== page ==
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Rinsing - Better Rinsing Using Less Water


It is no secret that good cleaning followed by poor rinsing can be worse than not rinsing (or cleaning) at all.  A single-use rinse using a fresh water spray or a high flow rate or single use immersion rinse are often thought to provide the ultimate rinse.  These options, however, are often extremely expensive because they consume a lot of costly water which is also costly to dispose of properly.  Surprisingly, there are other rinse options that provide far better rinsing than any of the above using far less water. Various implementations of multiple rinse stages offer better rinsing at less cost than any single rinse option I can think of.  Two rinse stages can even be incorporated in a single tank! Spray Over Immersion - Consider an immersion rinse with a spray rinse on exit.  Immersion of the part in the rinse tank removes the majority of contaminants.  A low-consumption fresh water spray above the liquid surface provides a second, fresh water rinse while adding very little to the size or complexity of the tank.  The immersion rinse tank is replenished (it has to be replenished anyway) by the run-off of the fresh water spray with the contaminated overflow from the immersion tank going to drain or collected for recycling or reclamation.  In an extension of this concept, water from the immersion rinse can, in some cases, be pumped to an exit spray over the cleaning tank.  This "pre-rinse" considerably reduces the load on the rinse tank by removing some of the carry-over of chemistry and other contaminants by returning them to the cleaning tank, not the rinse. As the above example suggests, there are lots of ways to combine immersion tanks and sprays to provide excellent rinsing at relatively low cost.  Sprays are not always an option but, as the cases above, they can be both useful and effective. Hint - It is almost always possible to re-utilize spent rinse water in making up the cleaning tank.  Doing this can save on the cost of water used to re-charge the cleaning tank, and, in some cases, on the cost of chemistry (since the rinse water already contains some chemistry) and on the cost of heating a fresh tank of water in the cleaning tank. "Counterflow" Immersion Rinsing - The ultimate utilization of water is provided by a multi-tank counerflow rinse.  Several immersion rinse tanks are arranged so that rinse water flows from one tank to the next in the direction opposite to the flow of work.  This concept and it's benefits are thoroughly revealed in the article Ten Minutes to Better Rinsing.  Although this article is "growing whiskers" it is still the best treatise I have found on counterflow rinsing. Closed Loop ??? - Disposing of dirty water can be both complicated and expensive.  After reading the above article on counterflow rinsing, the reader may realize that with enough counterflow rinses in series, the reduction in water use for rinsing may ultimately become substantial enough that, considering evaporation, there may be no need for any water at all to go to drain.  The overflow from the first rinse is totally consumed as makeup in the cleaning tank.  Although many have tried, many have failed at capitalizing on this concept by making a "closed loop" process.  There are complications, especially when the remnants of spent cleaning chemistry and contaminants removed from parts concentrate beyond a tolerable level in the cleaning tank.  Totally "closed-loop" processes are, in fact, a reality but using other technology which is a topic for upcoming blogs on re-cycling and re-using water used for both cleaning and rinsing.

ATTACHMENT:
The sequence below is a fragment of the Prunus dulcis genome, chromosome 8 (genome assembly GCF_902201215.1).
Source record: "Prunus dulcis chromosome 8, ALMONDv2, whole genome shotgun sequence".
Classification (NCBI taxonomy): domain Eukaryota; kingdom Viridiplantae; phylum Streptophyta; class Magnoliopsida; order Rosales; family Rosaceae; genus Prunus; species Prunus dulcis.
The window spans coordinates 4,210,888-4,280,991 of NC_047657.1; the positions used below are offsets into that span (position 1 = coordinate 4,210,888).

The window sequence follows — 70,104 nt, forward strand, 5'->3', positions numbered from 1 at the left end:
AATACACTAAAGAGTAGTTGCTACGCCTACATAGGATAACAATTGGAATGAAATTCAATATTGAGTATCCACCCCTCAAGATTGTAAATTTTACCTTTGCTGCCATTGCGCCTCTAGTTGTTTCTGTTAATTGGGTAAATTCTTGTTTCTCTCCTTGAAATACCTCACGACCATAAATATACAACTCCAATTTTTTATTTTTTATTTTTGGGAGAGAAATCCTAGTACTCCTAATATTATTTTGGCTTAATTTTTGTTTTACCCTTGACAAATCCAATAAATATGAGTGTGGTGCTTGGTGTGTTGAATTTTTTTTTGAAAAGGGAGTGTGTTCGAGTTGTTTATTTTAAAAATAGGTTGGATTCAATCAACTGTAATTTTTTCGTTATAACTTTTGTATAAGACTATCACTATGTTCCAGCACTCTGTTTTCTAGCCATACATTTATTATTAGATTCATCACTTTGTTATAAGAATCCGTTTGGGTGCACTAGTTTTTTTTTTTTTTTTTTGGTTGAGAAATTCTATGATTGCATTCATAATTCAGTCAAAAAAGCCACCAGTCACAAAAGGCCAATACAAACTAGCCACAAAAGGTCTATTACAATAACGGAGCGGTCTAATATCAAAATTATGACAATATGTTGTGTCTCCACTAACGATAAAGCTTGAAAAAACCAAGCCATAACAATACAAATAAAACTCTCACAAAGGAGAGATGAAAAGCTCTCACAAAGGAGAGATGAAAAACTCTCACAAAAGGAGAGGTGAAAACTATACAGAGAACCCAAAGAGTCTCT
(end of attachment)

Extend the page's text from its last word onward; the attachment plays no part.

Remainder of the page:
-  FJF  -